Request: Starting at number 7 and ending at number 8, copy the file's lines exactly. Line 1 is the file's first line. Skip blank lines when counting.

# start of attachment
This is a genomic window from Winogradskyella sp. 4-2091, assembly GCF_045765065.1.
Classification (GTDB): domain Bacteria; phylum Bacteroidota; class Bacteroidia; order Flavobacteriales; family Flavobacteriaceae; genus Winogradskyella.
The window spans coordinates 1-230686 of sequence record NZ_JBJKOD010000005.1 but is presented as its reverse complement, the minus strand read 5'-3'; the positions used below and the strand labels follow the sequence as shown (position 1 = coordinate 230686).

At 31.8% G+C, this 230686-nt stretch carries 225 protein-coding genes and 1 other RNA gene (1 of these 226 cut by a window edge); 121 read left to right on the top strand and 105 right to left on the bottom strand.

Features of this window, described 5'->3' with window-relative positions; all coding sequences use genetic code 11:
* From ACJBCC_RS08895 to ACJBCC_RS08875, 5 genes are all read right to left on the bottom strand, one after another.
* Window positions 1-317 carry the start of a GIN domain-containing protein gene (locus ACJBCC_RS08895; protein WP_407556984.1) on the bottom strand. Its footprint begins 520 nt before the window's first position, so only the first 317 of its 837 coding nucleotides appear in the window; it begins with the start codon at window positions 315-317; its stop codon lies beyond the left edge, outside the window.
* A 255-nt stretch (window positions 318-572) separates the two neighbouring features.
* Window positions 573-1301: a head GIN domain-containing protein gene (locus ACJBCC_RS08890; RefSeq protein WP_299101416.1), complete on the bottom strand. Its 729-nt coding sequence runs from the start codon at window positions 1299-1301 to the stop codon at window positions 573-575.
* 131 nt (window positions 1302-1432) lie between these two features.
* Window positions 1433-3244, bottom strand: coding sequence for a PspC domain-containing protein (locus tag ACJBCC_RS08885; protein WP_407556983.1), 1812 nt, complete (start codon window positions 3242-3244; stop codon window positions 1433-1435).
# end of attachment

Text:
* Window positions 1-317 carry the start of a GIN domain-containing protein gene (locus ACJBCC_RS08895; protein WP_407556984.1) on the bottom strand. Its footprint begins 520 nt before the window's first position, so only the first 317 of its 837 coding nucleotides appear in the window; it begins with the start codon at window positions 315-317; its stop codon lies beyond the left edge, outside the window.
* A 255-nt stretch (window positions 318-572) separates the two neighbouring features.